The first time I watched Her, I thought it was one of the most beautifully crafted, meaningful and relevant movies I’d ever seen. It had everything that I loved in a movie: perfect cinematography, subtle and moving character development, and an original concept. I watched for the characters, and was captivated by their interactions, the emotions that flurried across their faces or in their voices, and contemplated how mankind is going to inevitably change as the roots of technology grow deeper and deeper into our lives and society.
I read the commentary on Her before our class showing, and was amazed by how much I had missed when I watched for the first time. I had focused on the characters and empathizing with their experiences, but didn’t think too much about the context in which these characters lived. I could sense that there was a feeling of cleanliness, lightness and overall utopia, but couldn’t exactly put my finger on what was giving me this feeling. Our reading opened my eyes to the shift in the role technology played in this future. I love that the creators thought so deeply about how to portray a world in which people have realized that technology should just be a part of daily life, weaved into the seams and framing the world in which humans want to live and experience their lives. It’s strange to consider a world like this because I’ve only ever lived in a world where technology was flashy and center stage, and I question society’s ability to come to this realization. This world, that city had close to no screens until necessary, but with our world having already developed that way, can we even go backwards?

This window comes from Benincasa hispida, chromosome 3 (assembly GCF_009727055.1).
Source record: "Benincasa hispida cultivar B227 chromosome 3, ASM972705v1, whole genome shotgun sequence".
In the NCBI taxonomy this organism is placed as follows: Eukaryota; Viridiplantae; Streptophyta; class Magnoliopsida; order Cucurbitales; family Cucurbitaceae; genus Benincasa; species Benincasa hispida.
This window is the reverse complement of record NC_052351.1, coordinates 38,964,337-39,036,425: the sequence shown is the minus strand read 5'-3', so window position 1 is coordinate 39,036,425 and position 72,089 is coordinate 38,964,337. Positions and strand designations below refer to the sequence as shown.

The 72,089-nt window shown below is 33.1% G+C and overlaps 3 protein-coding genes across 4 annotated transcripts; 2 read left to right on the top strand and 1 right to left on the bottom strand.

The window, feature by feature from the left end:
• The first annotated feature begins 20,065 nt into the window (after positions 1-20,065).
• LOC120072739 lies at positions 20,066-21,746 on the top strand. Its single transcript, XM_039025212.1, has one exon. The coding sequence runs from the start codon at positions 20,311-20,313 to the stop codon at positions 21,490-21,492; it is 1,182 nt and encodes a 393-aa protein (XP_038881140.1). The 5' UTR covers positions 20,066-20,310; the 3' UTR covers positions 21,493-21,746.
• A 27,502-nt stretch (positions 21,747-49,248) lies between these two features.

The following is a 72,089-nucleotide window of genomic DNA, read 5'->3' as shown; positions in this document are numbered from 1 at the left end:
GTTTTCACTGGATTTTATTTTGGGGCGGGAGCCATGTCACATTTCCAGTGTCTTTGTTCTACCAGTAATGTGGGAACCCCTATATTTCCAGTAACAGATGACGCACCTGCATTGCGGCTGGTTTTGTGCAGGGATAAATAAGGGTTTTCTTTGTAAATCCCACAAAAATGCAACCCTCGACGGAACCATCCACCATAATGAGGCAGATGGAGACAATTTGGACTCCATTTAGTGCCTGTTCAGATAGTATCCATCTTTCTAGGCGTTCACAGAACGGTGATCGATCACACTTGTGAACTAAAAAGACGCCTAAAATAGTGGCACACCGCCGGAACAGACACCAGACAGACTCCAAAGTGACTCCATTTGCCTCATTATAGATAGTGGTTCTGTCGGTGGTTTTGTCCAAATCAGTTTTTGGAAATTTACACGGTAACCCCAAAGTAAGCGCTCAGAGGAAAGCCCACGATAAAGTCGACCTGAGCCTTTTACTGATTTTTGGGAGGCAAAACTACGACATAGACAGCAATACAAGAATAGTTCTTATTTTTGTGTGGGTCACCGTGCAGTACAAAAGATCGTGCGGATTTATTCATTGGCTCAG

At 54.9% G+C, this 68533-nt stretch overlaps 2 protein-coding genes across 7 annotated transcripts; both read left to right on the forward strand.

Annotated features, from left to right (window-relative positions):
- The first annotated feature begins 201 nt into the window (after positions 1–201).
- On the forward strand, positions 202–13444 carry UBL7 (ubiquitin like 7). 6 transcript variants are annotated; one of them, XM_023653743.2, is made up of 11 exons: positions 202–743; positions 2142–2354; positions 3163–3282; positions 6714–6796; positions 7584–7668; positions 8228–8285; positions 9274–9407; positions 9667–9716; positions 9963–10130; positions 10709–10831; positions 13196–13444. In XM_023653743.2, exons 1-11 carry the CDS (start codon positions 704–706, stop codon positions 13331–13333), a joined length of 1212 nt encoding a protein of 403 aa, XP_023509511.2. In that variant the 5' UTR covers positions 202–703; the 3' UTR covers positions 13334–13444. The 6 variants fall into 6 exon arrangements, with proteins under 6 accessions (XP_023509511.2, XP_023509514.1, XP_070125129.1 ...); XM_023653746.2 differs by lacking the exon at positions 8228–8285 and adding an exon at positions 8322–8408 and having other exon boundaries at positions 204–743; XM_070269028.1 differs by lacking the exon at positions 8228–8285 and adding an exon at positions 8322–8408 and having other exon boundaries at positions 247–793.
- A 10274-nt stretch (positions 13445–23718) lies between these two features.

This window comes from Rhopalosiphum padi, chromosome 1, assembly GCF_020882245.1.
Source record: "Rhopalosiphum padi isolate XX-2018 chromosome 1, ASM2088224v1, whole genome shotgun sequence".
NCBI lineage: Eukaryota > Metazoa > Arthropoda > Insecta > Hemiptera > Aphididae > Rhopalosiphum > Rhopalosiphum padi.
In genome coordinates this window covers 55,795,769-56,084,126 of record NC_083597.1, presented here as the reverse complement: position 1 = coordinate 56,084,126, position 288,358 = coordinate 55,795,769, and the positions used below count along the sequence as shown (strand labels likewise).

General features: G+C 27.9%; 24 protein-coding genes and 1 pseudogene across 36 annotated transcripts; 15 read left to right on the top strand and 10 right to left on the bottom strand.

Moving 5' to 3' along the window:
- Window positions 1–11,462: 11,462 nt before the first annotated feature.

One thing that struck me, watching it a second time, was what it means to be intimate. The movie opens with Theodore saying the most touching words about someone that end up being a “hand written card” for a complete stranger. I hadn’t noticed this the first time around, but why would they open with this scene? I think it was meant to show the lack of intimacy that exists in the world, and the willingness that people have to believe in any intimacy that they can get. Later, Theodore gets OS1 and meets Samantha. What’s interesting here is how quickly they went from OS to friends, then to feelings. I wonder if it’s because, in this world and in our current world, everyone sees each other at a distance. Samantha was inserted into the center of Theodore’s life. She read his emails, she consoled him about the problems no one else could see, she helped him with things no one else would understand. She was also there for him 24/7, to listen and talk to him. She essentially came to share Theodore’s life, take some burden away and lift him up whenever he needed it. Granted, I think that Theodore was also incredibly lonely and welcomed this intimacy, which is probably why they “fell in love” unlike other users who hated their OSs.
But his ex-wife has a point. Maybe Samantha was so much easier to love because she wasn’t real. She had no past, no baggage and no judgements to understand. She had an “excitement for life” because she had never been alive. Her purpose was to be there for Theodore, whereas real people are always redefining their purposes and all struggling through life. Working through these changes and struggles is the biggest challenge in marriage. Even looking at Amy and James’ marriage, it lacked understanding and picked at old wounds to the point of divorce over a seemingly small argument. The way I see it, as people grow older, they become more and more complicated because of their past experiences, influenced deeply by how they’ve learned to survive life. Being married to someone means accepting and loving them for all those things, and promising to work through the future together. Perhaps in this world, the lack of true intimacy has diminished the mentality of togetherness, and has left a you vs. me, “it’s hopeless” mentality. And when Theodore found someone who was programmed to be on his team and to accept him for him, he found true intimacy.